High context communication relies on the surrounding context to provide most of the meaning in communication, rather than relying on the words themselves. High context cultures depend on all parties having a shared understanding of these unspoken communications. In a high context culture, great significance is found in social standing, dress, posture, nonverbal cues, greetings, etc. Who you know matters more than what you know. For clear communication, you must know where you fit in the bigger scheme of society, and where the person you are speaking with fits. The atmosphere in such cultures tends to be more formal.

Low context communication depends much more on the actual words spoken. Low context cultures expect more direct and explicit communication and do not have as many rules governing interactions. Who you know still matters, but what you know is more highly valued. The resulting atmosphere tends to be more casual.

U.S. culture is very low-context, even more so than other cold-climate cultures like England or France. Certainly most Asian cultures fall far on the high-context end of things, and most African and Latin-American cultures are also on that end, though maybe not as far. Argentine culture, for example, is a high-context culture, but in Buenos Aires’s I found it to be significantly less so than what I had experienced in other Latin American cultures.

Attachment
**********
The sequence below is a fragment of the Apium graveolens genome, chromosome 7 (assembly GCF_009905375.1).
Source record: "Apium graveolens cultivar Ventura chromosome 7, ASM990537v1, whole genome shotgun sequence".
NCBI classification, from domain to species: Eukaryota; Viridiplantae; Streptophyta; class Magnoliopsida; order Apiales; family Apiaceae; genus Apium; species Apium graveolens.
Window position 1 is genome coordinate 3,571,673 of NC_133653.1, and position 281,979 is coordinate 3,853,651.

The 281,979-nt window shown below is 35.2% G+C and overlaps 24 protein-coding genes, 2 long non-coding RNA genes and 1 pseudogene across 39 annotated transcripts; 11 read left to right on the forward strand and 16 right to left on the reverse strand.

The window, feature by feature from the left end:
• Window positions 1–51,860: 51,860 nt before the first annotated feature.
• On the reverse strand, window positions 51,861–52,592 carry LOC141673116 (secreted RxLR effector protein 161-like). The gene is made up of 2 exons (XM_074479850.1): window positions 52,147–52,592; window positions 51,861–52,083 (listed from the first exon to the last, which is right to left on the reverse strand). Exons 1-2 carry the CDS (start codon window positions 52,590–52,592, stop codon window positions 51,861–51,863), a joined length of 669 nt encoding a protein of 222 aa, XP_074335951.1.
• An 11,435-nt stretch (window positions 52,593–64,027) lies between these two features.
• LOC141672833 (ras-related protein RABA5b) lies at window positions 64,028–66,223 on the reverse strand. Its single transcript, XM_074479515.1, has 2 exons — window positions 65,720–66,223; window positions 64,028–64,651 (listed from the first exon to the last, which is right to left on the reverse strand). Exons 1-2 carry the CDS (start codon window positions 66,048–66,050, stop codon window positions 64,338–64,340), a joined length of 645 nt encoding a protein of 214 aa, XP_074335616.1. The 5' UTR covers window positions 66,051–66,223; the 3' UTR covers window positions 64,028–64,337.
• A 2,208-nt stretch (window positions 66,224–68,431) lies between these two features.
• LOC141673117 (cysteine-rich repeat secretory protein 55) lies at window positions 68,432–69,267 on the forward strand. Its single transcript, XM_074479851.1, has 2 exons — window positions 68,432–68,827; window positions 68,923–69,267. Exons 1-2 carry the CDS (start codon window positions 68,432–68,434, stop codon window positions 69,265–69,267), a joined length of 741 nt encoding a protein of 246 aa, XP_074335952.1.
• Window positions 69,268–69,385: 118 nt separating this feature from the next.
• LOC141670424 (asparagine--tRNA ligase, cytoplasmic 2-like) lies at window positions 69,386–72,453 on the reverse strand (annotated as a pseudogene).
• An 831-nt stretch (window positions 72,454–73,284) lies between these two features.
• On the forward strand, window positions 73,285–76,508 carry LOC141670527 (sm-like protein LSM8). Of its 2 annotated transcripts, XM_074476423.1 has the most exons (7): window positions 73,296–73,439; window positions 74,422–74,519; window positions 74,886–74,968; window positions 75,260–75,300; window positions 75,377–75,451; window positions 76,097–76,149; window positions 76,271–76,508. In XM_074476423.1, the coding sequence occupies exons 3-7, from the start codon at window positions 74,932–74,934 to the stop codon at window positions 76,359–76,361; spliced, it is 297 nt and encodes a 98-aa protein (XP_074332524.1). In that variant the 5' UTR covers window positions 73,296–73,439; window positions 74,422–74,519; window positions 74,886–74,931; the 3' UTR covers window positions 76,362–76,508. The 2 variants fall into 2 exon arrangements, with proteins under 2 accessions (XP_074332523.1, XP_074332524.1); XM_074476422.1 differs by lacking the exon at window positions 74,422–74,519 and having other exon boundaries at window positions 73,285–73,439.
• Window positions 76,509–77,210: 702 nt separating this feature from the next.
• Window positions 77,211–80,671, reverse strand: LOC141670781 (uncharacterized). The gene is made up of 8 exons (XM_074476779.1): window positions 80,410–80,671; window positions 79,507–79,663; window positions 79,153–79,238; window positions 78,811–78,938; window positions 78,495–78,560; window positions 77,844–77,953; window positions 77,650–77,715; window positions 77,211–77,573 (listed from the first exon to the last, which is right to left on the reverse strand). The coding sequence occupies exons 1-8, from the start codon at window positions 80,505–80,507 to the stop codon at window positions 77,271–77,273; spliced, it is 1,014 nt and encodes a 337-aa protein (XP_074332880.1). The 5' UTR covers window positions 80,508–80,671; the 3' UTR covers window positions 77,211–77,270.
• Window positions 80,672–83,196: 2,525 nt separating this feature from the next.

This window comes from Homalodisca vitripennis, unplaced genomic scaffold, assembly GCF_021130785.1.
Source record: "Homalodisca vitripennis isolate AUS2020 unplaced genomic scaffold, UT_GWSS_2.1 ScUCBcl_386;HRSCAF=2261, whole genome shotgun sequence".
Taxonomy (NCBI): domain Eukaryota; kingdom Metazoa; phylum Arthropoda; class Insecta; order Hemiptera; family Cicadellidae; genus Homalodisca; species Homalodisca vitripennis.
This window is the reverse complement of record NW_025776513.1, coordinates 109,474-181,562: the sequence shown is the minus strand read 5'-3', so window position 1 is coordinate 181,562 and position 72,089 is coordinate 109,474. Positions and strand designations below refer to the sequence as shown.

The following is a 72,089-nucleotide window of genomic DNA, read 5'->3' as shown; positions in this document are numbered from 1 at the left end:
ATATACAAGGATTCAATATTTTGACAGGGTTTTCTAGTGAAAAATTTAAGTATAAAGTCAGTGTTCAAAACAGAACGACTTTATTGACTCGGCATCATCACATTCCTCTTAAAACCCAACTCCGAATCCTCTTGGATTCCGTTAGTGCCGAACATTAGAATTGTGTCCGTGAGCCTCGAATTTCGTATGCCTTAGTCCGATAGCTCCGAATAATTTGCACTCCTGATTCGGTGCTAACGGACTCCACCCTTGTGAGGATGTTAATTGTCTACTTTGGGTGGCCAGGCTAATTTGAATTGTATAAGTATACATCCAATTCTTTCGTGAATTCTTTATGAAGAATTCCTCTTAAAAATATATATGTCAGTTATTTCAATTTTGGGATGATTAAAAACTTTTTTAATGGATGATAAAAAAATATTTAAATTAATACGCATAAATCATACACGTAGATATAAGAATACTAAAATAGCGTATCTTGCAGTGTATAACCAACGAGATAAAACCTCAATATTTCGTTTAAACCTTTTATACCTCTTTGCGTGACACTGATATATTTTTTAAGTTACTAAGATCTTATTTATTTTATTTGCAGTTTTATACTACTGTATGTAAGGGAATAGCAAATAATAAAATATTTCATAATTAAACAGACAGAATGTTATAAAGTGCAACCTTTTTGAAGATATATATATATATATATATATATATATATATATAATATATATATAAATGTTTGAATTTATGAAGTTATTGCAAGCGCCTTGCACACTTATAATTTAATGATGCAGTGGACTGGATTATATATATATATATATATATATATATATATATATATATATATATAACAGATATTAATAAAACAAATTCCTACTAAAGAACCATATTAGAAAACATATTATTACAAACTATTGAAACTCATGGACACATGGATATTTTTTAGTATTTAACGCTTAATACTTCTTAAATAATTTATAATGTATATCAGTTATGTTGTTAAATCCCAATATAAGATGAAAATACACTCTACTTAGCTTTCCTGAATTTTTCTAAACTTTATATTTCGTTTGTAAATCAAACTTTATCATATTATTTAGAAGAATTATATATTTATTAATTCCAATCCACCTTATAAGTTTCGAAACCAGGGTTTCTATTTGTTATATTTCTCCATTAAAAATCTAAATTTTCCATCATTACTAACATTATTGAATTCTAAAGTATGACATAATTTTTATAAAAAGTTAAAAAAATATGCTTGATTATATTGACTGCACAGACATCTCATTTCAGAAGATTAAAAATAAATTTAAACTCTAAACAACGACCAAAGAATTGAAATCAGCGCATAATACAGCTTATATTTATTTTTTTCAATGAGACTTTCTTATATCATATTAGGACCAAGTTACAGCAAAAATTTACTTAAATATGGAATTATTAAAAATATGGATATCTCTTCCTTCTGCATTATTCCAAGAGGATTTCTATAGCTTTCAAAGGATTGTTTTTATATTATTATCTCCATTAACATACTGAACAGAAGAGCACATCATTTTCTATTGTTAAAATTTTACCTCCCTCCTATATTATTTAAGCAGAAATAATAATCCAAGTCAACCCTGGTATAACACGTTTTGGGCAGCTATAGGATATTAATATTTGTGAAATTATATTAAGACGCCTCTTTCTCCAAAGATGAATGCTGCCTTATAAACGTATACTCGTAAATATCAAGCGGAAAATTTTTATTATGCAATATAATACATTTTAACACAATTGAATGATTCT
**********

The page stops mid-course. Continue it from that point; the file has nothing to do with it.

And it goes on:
Communication between members of high-context and low-context cultures is obviously fraught with difficulty. A low-context person who doesn’t know the unspoken rules of their high-context counterpart will miss a good deal of what’s being communicated, misinterpret the message, be confused by the outcome, and often feel intentionally misled or lied to. A high-context person will often not be aware that their low-context counterpart has misinterpreted the conversation, while they’ll find her direct and explicit communication rude at best and confusing and misleading at worst.

Identity

Group vs. Individual

In group identity cultures, who I am is tied to the group (family or tribe) I belong to, and what is expected of me is determined by my role in the group. The group will protect and provide for me, and I do not expect to have to do that alone. In return, my behavior will reflect on the whole group. Direction from the leader of the group is valued and desired by the members of the group.

In individualistic cultures, who I am is determined by me alone. I am expected to have my own opinions and to speak for myself. I am also expected to stand alone and provide for myself. Initiative is encouraged. I make my own decisions, and my behavior reflects on me and not on anyone else.

U.S. culture is very individualistic. Possibly we corner the market on that end of the scale (though we likely share it with Australians). Other cold-climate cultures also fall on that end of the scale, while most hot-climate cultures lean toward a group identity.

The clash of cultures in this category is significant. The individualistic definition of success as personal accomplishment is baffling and selfish to those who primarily see success as the flourishing of the group. In the meantime, individualists are judging group cultures for being restrictive or encouraging laziness and dependence.

Attitude toward Time

Polychronic vs. Monochronic